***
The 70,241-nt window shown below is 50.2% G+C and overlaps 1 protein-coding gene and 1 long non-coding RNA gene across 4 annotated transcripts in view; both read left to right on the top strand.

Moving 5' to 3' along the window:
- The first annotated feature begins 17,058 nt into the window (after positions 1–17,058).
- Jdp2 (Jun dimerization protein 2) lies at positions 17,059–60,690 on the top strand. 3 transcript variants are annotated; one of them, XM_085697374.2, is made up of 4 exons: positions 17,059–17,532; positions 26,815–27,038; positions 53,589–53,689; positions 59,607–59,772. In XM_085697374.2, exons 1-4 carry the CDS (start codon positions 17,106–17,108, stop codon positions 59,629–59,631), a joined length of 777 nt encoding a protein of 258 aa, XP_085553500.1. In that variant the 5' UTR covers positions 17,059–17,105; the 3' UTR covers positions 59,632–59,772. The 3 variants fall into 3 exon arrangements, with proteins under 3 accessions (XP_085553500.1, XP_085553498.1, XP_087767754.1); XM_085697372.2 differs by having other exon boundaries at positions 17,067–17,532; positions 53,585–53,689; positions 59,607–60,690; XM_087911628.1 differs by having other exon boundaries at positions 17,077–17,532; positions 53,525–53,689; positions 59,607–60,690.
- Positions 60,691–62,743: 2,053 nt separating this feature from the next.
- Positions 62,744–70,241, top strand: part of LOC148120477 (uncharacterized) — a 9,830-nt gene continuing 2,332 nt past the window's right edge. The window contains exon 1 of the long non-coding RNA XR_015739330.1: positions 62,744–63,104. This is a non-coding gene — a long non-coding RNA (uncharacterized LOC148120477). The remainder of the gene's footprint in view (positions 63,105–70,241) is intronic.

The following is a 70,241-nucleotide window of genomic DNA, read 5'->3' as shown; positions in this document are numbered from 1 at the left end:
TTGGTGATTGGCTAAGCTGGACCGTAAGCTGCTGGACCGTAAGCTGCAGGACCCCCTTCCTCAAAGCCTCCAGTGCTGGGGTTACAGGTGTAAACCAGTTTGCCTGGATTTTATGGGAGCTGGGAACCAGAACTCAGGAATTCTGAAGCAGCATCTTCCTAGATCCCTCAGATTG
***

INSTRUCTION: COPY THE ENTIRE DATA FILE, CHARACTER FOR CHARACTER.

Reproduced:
The 70,241-nt window shown below is 50.2% G+C and overlaps 1 protein-coding gene and 1 long non-coding RNA gene across 4 annotated transcripts in view; both read left to right on the top strand.

Moving 5' to 3' along the window:
- The first annotated feature begins 17,058 nt into the window (after positions 1–17,058).
- Jdp2 (Jun dimerization protein 2) lies at positions 17,059–60,690 on the top strand. 3 transcript variants are annotated; one of them, XM_085697374.2, is made up of 4 exons: positions 17,059–17,532; positions 26,815–27,038; positions 53,589–53,689; positions 59,607–59,772. In XM_085697374.2, exons 1-4 carry the CDS (start codon positions 17,106–17,108, stop codon positions 59,629–59,631), a joined length of 777 nt encoding a protein of 258 aa, XP_085553500.1. In that variant the 5' UTR covers positions 17,059–17,105; the 3' UTR covers positions 59,632–59,772. The 3 variants fall into 3 exon arrangements, with proteins under 3 accessions (XP_085553500.1, XP_085553498.1, XP_087767754.1); XM_085697372.2 differs by having other exon boundaries at positions 17,067–17,532; positions 53,585–53,689; positions 59,607–60,690; XM_087911628.1 differs by having other exon boundaries at positions 17,077–17,532; positions 53,525–53,689; positions 59,607–60,690.
- Positions 60,691–62,743: 2,053 nt separating this feature from the next.
- Positions 62,744–70,241, top strand: part of LOC148120477 (uncharacterized) — a 9,830-nt gene continuing 2,332 nt past the window's right edge. The window contains exon 1 of the long non-coding RNA XR_015739330.1: positions 62,744–63,104. This is a non-coding gene — a long non-coding RNA (uncharacterized LOC148120477). The remainder of the gene's footprint in view (positions 63,105–70,241) is intronic.

The following is a 70,241-nucleotide window of genomic DNA, read 5'->3' as shown; positions in this document are numbered from 1 at the left end:
TTGGTGATTGGCTAAGCTGGACCGTAAGCTGCTGGACCGTAAGCTGCAGGACCCCCTTCCTCAAAGCCTCCAGTGCTGGGGTTACAGGTGTAAACCAGTTTGCCTGGATTTTATGGGAGCTGGGAACCAGAACTCAGGAATTCTGAAGCAGCATCTTCCTAGATCCCTCAGATTG